Mami Wata are making waves (literally) not only in the African surf scene, but in all scenes around the globe. Derived from ‘Mother Water’ the African goddess of the ocean, Mami Wata lives up to their name in their endeavour to protect the sea and all of its encompassing environments. Their inimitable belief in the power of African surf resonates in their unique image and undeniable influence. Only three years young, this fun fresh brand centres their mission on supporting the local community through their ‘creative force for good’ ethos. With ties to groups such as ‘Waves for Change’ a program focused on giving kids an active, yet therapeutic outlet through surfing; these forward thinking surfers show us the power of hard work, creativity and a genuine love for what they do. The laid back founders Nick Dutton, Andy Davis and Peet Pienaar have built a label dedicated to revitalising the rebellious nature of pre-corporate surfing. Their determination to promote the surfers, creatives and entrepreneurs in the African surf scene is evident in their local manufacturing and financial support for people on all levels of this developing culture. We had a chat with Nick on what it means to be a Mami Wata representative and a lover of African surf.
Firstly, thankyou so much for chatting with me! So, how did you get involved with Mami Wata, what was it that drew you to the project?
Well, I was born in South Africa though largely grew up in England, but I’ve been coming to SA every year of my life. I was back here on holiday, three years ago with my friend Andy (Davis) who owns Zigzag one of the worlds oldest surf magazines. We were standing on this beach and it was just packed, and I was like, look at all the people surfing! Andy said, yeah more and more people are really getting into it. All these people were wearing American brands, Australians brands, and we were like well maybe we should start an African surf brand?
Talk us through your process in creating Mami Wata’s ethos and why this resonates with you?
None of us had been in clothing or ecommerce before, it wasn’t us hatching a plan, it was a bit more left field than that. One of the things, was that most brands looked a bit generic and they’re all made in the same factories in Asia. Thirty to forty years ago surf started off with counter culture brands run by lunatics smoking drugs! Being a surfer was being a rebel, but now it’s all become big soulless corporates, selling a gazillion t-shirts, lacking the bigger mission and being all about profit and survival. We realised Africa was the final frontier of surfing; America had done it, Australia, France, England, Indonesia; we were the surprise wave around the corner that no body had ever done! We didn’t want to be an African brand trying to be an international brand, we wanted an authentic story and design. African surf culture is really diverse, we wanted to make sure this story was told.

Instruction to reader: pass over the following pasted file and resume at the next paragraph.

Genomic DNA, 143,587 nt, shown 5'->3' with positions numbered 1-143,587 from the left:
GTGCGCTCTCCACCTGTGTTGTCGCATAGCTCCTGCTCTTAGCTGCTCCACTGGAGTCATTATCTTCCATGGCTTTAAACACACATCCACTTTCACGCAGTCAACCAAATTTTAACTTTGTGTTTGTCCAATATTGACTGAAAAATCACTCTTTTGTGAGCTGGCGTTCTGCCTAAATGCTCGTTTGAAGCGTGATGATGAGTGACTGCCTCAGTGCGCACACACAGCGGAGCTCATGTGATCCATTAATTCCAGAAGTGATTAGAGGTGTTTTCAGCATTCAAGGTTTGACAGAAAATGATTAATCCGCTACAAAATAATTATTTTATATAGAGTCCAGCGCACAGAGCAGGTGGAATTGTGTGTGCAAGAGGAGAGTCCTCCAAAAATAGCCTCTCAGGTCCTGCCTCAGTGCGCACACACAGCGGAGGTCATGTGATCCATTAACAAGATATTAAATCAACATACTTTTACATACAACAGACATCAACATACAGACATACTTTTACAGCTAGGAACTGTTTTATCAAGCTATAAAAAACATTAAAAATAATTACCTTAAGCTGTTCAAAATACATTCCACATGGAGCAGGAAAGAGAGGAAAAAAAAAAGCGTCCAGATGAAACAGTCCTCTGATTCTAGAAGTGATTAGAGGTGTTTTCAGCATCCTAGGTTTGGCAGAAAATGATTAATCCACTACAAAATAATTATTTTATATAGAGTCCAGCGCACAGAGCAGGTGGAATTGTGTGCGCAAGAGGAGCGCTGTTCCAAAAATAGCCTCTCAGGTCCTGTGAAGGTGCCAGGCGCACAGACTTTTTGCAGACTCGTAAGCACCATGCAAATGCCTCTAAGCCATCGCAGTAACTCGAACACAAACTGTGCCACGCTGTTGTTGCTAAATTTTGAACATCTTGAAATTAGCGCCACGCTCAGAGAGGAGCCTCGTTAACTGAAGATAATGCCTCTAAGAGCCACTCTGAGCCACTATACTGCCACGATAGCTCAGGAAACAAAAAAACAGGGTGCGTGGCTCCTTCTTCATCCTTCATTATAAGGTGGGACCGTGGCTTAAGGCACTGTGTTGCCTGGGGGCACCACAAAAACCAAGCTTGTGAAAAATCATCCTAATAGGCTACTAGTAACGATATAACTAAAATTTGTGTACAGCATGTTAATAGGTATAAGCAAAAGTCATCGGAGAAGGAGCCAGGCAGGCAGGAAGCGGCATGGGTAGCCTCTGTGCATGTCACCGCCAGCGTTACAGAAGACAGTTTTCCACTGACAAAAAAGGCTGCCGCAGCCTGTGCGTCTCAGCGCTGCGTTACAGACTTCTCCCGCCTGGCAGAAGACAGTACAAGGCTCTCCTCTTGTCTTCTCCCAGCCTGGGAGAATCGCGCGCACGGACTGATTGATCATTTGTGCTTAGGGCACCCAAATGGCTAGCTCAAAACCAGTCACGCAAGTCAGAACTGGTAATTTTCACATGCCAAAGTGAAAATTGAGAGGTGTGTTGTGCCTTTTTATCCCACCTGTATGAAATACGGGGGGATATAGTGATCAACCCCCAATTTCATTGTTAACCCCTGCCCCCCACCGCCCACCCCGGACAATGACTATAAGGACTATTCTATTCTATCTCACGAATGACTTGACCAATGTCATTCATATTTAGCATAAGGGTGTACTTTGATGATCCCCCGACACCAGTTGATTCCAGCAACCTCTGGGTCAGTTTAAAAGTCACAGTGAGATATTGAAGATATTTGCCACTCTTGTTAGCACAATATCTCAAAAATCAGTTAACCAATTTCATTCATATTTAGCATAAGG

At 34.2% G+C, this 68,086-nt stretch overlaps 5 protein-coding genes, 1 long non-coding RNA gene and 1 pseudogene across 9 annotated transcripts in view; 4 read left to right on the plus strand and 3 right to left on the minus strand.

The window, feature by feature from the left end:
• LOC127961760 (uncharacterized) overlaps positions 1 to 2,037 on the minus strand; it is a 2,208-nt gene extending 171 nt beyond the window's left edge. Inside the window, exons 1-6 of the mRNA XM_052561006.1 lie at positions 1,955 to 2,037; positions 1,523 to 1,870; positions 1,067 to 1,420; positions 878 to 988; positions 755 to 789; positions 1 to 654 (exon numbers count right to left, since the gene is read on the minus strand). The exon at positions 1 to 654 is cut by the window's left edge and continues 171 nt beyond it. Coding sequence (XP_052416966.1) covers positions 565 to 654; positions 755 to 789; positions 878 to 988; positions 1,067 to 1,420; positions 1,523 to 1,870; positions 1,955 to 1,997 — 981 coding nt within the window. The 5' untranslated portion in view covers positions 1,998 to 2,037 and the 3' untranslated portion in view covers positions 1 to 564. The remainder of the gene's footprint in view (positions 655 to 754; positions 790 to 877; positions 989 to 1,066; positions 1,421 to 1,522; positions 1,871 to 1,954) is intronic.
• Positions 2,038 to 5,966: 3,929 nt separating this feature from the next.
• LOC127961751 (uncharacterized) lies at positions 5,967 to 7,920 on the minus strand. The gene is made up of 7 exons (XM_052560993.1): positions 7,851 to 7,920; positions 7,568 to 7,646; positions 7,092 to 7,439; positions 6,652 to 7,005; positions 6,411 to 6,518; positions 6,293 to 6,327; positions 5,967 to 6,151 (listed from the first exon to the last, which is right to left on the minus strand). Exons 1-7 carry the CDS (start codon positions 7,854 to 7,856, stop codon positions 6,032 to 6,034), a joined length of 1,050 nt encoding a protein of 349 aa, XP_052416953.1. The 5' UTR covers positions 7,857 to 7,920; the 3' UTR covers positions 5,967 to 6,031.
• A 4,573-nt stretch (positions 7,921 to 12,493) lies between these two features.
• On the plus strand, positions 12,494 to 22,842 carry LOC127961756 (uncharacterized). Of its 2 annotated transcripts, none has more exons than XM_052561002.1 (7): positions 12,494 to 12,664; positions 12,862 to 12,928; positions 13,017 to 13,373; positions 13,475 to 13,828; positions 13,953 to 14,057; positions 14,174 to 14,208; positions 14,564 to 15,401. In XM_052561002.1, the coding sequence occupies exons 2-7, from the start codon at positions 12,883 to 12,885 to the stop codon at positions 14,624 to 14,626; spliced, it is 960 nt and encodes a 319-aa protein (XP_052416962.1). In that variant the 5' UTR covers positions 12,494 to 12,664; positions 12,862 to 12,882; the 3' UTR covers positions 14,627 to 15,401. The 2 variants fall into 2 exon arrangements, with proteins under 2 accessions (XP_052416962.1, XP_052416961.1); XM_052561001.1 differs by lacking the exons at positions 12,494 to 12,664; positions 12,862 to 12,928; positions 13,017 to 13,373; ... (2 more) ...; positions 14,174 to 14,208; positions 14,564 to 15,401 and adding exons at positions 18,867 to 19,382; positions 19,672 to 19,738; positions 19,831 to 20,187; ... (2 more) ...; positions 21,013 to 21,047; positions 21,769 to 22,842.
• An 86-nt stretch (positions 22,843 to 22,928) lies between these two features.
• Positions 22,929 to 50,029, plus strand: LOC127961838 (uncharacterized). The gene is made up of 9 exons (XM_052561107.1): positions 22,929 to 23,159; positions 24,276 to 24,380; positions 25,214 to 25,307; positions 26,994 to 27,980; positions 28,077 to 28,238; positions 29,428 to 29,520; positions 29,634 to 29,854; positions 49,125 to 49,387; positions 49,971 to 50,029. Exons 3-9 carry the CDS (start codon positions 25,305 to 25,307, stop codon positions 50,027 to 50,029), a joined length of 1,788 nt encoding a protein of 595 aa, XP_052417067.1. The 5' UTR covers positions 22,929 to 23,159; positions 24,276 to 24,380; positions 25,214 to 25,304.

photo by Ricardo Simal
What propelled you to ensure the brand maintained its local roots?
As the thing took shape we knew we wanted to manufacture here because we wanted to create jobs here. Then we started looking into it from a design aesthetic, how do we tell that African design story? What’s the role the brand can play in Africa? That’s how we got our purpose, which is being a creative force for good in Africa. That’s where our designer Peet came in, with all his work looking into African design culture and how to incorporate that. We wanted to tell an authentic story and a differentiated story. The surf culture in Africa is very new and almost shaping itself. One of the people who joined the team after about a year was Sal Masekela, who pointed out that there’s young black kids surfing who don’t see themselves in these big brands, questioning if it’s even something for them. When you look into it, there’s no POC’s in surfing. As a white man, I’m appreciating the role the brand can play. It’s really energizing and exciting to see that we can tell that kind of story and engage people in that sort of way.
When starting out did you receive any backlash from the community, or a sense of doubt in the work you were doing?
We only had amazing energy around it, especially from young black African surfers. There’s a lot of pride in Africa, and that’s across all races; people are like, hey you’re doing something here and the world is interested! The only minor backlash we had was from a couple of surfers, going ‘hey man, why are you telling people about these secret spots?’ Of course we want people to come and surf in Africa, we’re only going to talk about known spots! But that was the only minor thing, other than that it has been greatly received.